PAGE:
The Respect Step:

Gather the responses on the brainstorm sheets, and tell the students that you shall read them and consider them very carefully because their opinions and ideas are going to help you to teach them better. Usually, I type them up or create a class poster; some editing is necessary, as many students will write similar requests. The list could then be prioritized in pairs so that the class reaches a consensus on what they feel is the most important issue. I haven’t tried this, yet I might just give it a go! I am still experimenting with this after several years. You now have a list from the class of their expectations, which will serve as an aide-memoir when planning lessons.

When I did this activity for the first time, I was doing some research as part of a MEd module (Sheffield University Distance Learning Programme). I was expecting students to ask for all sorts of outrageous impossibilities verging on anarchy, and I was worried that they would just be looking for the easy life. Amazingly, this has never happened, but I suppose it is possible. In reality, the most extreme request I have ever had was to consider having a pet goldfish! On the whole, the surprising thing is that the vast majority of students I have met do know how and what we can do to help them learn and achieve successfully and happily.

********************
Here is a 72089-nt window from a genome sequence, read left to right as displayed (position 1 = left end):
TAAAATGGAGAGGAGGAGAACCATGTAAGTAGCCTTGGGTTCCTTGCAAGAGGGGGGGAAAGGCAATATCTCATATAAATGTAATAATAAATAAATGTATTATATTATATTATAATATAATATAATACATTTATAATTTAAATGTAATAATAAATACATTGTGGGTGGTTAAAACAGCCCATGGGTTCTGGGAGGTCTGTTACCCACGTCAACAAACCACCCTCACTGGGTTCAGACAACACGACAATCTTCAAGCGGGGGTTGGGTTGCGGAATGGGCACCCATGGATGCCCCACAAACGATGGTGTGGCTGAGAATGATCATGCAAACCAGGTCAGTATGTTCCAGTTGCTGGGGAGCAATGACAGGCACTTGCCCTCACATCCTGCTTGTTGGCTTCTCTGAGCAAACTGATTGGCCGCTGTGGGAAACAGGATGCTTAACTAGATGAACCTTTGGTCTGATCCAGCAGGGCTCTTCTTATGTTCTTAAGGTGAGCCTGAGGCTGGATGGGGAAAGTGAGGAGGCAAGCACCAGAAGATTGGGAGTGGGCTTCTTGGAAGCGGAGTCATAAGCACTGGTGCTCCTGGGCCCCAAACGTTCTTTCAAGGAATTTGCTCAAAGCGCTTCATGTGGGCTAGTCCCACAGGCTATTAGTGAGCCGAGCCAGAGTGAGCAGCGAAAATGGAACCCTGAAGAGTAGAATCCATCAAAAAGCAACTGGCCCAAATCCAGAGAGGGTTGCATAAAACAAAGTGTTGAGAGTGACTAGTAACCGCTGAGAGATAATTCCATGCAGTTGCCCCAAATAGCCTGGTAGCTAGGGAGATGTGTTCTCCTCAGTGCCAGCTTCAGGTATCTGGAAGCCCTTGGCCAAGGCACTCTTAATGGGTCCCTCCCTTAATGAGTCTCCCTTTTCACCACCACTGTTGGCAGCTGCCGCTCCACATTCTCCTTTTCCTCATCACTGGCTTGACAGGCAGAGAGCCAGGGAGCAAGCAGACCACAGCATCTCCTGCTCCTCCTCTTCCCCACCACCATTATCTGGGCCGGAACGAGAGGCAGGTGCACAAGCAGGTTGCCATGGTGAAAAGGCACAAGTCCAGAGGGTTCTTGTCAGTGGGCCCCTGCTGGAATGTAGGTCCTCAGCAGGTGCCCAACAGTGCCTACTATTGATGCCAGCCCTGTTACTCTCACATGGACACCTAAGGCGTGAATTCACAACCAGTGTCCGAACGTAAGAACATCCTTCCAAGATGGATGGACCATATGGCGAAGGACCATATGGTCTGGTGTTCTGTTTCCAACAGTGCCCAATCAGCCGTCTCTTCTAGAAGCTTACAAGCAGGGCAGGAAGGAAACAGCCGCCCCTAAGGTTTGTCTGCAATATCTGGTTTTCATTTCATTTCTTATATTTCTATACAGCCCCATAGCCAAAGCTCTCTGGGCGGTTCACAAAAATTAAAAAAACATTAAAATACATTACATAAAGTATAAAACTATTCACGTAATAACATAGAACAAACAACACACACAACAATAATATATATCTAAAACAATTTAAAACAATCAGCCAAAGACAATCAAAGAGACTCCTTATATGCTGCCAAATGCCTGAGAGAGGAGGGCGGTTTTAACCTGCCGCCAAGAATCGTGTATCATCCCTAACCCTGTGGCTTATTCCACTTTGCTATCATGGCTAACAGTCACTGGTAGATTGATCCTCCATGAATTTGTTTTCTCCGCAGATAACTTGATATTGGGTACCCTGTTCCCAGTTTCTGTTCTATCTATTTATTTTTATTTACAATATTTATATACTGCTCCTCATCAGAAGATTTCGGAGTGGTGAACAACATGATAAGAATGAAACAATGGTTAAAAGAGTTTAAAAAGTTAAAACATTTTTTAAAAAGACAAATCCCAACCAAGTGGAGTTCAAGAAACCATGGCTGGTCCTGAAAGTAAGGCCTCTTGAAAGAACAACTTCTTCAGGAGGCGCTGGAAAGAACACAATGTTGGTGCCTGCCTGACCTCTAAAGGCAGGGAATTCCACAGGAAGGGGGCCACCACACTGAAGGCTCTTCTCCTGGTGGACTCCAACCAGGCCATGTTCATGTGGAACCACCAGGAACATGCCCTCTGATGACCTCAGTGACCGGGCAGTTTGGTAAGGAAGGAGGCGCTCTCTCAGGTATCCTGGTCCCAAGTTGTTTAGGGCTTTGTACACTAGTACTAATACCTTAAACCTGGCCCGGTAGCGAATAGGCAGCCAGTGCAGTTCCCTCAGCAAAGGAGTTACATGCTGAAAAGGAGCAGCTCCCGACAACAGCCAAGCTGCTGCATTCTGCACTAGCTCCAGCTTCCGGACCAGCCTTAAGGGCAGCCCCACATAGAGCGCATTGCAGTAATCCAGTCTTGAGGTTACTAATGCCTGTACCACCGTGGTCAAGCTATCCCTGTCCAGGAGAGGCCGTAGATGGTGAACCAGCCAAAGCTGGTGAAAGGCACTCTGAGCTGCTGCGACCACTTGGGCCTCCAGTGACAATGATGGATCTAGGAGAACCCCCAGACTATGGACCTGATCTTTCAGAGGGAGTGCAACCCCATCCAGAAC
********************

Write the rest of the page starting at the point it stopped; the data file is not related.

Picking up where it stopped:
What they really want:

  • ‘Make us do fun things as well as boring stuff’
  • ‘Listen to what we think as well as telling us what to do’
  • ‘Don’t explain and talk for ages and go on and on’
  • ‘Give us a chance’
  • ‘Give us active lessons and games to play’
  • ‘Let us finish our sentences…’
  • ‘Be hard on bullies’
  • ‘Make lessons interesting’
  • ‘Be firm but fair’
  • ‘Make it fun’
  • ‘Be strict, but not too strict’
  • ‘Push us to achieve our ambitions’
  • ‘Give clear explanations so we understand’
  • ‘Make us feel involved’
  • ‘Always smile’
  • ‘Respect our opinions’
  • ‘Be patient when we don’t understand’
  • ‘Give us short breaks’

Some Don’ts:

  • ‘Don’t go on and on and on’
  • ‘Don’t patronise us’
  • ‘Don’t shout’
  • ‘Don’t discriminate’
  • ‘Don’t make it boring’
  • ‘Don’t moan’
  • ‘Don’t be in a bad mood’
  • ‘Don’t talk too much’

At St. Augustine’s, we have a regular fortnightly slot in ‘Friday Briefing’ when we share good practice, and I had reservations about sharing this idea as I worried that if it is overused in a school, students might suffer from overkill.

The Evaluation Checklist Step:

Most importantly, continue to use the students’ ideas as a checklist. If it is displayed on the class-room wall, it will serve as a reminder of the good practice that you want to be remembering in every lesson. I have found this to be a brilliant way of making sure that I am catering to the needs of all the students. At the end of a unit or module of work, students are used to evaluating their learning and setting targets for themselves. Similarly, the list will reappear and students can be asked to evaluate your teaching. I told you this was risky!